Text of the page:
Quebec and British Columbia have already made similar moves to ban the use of cellphones in class, but Lecce said Ontario will be the first to block access to all social media platforms on school networks and devices.

As part of these changes, teachers will undergo mandatory training, according to the province. Report cards will now also include comments on students’ distraction levels in class.

Lecce touted the measures as necessary steps to help students focus in class and improve safety in schools.

“Our policy includes enforcement to ensure compliance and consistency provincewide,” he said.

The announcement comes after four major Ontario school boards sued some of the largest social media companies to over their products, alleging the way they’re designed has negatively rewired the way children think, behave and learn and disrupted the way schools operate.

The public district school boards of Toronto, Peel and Ottawa-Carleton, along with Toronto’s Catholic counterpart, are looking for about $4.5 billion in total damages from Meta Platforms Inc., Snap Inc. and ByteDance Ltd., which operate the platforms Facebook and Instagram, Snapchat and TikTok respectively, according to separate but similar statements of claim filed in March.

Teacher unions skeptical on changes

The Ontario Secondary School Teachers’ Federation remains skeptical about whether a blanket ban will improve matters, the group’s president said Sunday.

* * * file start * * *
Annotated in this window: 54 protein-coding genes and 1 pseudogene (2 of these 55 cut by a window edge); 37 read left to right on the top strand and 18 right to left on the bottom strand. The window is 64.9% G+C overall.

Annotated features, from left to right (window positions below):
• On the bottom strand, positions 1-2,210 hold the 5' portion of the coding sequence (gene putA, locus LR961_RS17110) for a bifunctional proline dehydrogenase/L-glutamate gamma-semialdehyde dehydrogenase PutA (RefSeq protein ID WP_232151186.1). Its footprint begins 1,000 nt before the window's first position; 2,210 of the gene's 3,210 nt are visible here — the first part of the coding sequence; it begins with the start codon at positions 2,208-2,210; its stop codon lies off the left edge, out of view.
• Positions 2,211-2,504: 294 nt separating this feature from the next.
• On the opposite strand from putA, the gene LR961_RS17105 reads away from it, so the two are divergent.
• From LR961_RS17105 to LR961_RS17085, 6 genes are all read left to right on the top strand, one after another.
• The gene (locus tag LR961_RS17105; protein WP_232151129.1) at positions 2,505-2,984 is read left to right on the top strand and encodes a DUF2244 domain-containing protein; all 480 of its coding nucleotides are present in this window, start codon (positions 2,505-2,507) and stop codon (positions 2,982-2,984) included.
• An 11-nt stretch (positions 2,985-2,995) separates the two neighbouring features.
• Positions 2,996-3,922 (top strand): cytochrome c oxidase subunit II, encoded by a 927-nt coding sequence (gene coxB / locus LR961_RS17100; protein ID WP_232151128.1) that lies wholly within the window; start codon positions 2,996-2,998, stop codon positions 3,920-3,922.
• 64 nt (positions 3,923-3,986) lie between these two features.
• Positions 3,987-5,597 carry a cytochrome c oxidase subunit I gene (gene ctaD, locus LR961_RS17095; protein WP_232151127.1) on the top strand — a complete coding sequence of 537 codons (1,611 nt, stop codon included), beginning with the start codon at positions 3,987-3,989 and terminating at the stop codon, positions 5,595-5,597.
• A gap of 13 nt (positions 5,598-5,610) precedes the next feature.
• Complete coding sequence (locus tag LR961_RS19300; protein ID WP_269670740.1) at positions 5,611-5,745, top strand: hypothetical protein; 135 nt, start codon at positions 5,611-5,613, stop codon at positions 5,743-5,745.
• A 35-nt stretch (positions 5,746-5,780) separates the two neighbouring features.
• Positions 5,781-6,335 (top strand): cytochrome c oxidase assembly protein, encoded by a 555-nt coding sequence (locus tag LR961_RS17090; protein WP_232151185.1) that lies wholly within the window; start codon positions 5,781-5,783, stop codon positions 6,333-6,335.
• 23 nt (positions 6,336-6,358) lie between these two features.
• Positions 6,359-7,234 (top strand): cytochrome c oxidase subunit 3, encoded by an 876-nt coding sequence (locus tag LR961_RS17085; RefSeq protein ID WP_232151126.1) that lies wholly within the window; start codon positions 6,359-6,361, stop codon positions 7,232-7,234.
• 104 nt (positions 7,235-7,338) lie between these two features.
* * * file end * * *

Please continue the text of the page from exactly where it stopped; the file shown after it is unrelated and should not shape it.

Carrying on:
“I’m not really sure how this is going to change anything going forward,” said Karen Littlewood.

Teachers are hesitant to take away students’ phones because they would be responsible if the devices are lost, damaged or stolen, she said.

“It leads to so many issues and so many problems,” she said. 

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The changes reflect some of the demands made by the Elementary Teachers’ Federation of Ontario in its most recent round of bargaining with the province.

The group suggested the changes as a way to address increasing violence and disruption in schools, the federation said in a statement issued Sunday.

But the union says it will reserve judgement on the new policies until it has seen the full range of changes in detail.

Vaping ban protects students from ‘preventable threats’

In addition to the new restrictions on cellphones and social media use, Lecce said vaping will be banned in all school alongside tobacco, nicotine and cannabis products.

Students caught carrying such products will have them confiscated, and schools will be required to notify parents if that happens, he said.

The government said it has earmarked $30 million from its 2024 budget to install vape detectors and other security upgrades in schools.

Dr. Kieran Moore, the province’s chief medical officer of health, said the vaping ban in schools will help protect students from “preventable threats.

“Ontario is seeing a growing number of youth in Grades 7 through 12 report using vaping products that contain and emit many toxic substances,” Moore said.

“These products can affect the respiratory, immune and cardiovascular systems, and nicotine in these products is particularly harmful to youth brain development.”